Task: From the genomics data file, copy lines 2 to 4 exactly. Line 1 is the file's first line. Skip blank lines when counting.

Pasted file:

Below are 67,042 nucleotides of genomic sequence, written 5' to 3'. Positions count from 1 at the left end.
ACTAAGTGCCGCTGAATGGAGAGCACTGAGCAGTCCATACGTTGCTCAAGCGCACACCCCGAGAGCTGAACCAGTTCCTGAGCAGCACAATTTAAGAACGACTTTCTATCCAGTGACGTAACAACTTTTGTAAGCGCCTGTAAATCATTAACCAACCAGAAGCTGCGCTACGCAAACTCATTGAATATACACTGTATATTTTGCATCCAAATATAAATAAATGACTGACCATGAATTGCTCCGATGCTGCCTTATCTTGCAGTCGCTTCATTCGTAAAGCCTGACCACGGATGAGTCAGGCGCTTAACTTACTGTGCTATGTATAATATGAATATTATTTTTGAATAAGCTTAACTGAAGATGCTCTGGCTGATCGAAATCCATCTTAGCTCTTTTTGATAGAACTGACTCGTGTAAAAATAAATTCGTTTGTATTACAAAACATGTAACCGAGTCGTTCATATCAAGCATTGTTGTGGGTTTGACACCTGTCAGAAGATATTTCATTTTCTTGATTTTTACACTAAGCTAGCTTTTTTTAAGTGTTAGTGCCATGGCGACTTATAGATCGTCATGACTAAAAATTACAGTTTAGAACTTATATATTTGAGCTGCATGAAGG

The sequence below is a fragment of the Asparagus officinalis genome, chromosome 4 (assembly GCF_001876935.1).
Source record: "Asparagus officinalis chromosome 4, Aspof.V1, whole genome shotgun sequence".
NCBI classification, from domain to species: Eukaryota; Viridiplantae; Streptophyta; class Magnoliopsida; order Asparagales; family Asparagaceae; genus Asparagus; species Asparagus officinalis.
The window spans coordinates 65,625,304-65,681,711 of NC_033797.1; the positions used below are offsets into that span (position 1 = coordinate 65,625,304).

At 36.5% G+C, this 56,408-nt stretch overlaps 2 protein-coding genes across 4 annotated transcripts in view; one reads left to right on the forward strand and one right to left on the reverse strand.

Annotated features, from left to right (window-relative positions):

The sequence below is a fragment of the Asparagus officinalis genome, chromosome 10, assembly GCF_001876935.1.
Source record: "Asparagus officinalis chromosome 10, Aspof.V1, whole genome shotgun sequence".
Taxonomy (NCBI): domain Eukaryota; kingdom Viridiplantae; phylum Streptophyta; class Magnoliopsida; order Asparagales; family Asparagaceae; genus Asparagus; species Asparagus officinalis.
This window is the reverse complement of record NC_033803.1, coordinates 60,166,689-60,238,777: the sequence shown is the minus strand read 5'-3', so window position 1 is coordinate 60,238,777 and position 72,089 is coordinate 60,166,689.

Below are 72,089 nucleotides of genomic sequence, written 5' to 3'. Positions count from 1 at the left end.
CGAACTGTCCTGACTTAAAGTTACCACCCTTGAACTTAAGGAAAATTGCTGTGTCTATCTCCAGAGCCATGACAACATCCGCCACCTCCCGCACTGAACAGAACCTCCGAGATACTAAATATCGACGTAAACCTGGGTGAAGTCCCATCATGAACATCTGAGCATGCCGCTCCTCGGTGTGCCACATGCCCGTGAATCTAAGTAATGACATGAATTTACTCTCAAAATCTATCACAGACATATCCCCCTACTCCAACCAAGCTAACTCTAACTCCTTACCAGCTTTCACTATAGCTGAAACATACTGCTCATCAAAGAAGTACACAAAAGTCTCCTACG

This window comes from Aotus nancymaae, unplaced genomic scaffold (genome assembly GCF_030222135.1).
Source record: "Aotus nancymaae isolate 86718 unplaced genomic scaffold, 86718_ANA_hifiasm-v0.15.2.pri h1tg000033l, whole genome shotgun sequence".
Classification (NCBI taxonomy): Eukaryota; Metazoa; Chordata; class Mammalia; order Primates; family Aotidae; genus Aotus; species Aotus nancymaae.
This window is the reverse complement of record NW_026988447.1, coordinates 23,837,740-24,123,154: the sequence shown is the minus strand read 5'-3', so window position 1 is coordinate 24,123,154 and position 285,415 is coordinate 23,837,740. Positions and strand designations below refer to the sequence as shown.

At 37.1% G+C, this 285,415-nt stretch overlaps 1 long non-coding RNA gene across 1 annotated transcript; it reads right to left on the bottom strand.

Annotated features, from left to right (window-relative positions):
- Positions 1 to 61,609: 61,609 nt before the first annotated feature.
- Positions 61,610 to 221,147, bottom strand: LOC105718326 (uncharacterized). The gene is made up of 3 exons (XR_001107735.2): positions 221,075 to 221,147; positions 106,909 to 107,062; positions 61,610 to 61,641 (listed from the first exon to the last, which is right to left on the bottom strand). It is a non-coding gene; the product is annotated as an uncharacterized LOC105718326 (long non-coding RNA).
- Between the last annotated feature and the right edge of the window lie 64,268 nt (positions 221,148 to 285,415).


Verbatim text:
ACTAAGTGCCGCTGAATGGAGAGCACTGAGCAGTCCATACGTTGCTCAAGCGCACACCCCGAGAGCTGAACCAGTTCCTGAGCAGCACAATTTAAGAACGACTTTCTATCCAGTGACGTAACAACTTTTGTAAGCGCCTGTAAATCATTAACCAACCAGAAGCTGCGCTACGCAAACTCATTGAATATACACTGTATATTTTGCATCCAAATATAAATAAATGACTGACCATGAATTGCTCCGATGCTGCCTTATCTTGCAGTCGCTTCATTCGTAAAGCCTGACCACGGATGAGTCAGGCGCTTAACTTACTGTGCTATGTATAATATGAATATTATTTTTGAATAAGCTTAACTGAAGATGCTCTGGCTGATCGAAATCCATCTTAGCTCTTTTTGATAGAACTGACTCGTGTAAAAATAAATTCGTTTGTATTACAAAACATGTAACCGAGTCGTTCATATCAAGCATTGTTGTGGGTTTGACACCTGTCAGAAGATATTTCATTTTCTTGATTTTTACACTAAGCTAGCTTTTTTTAAGTGTTAGTGCCATGGCGACTTATAGATCGTCATGACTAAAAATTACAGTTTAGAACTTATATATTTGAGCTGCATGAAGG

The sequence below is a fragment of the Asparagus officinalis genome, chromosome 4 (assembly GCF_001876935.1).
Source record: "Asparagus officinalis chromosome 4, Aspof.V1, whole genome shotgun sequence".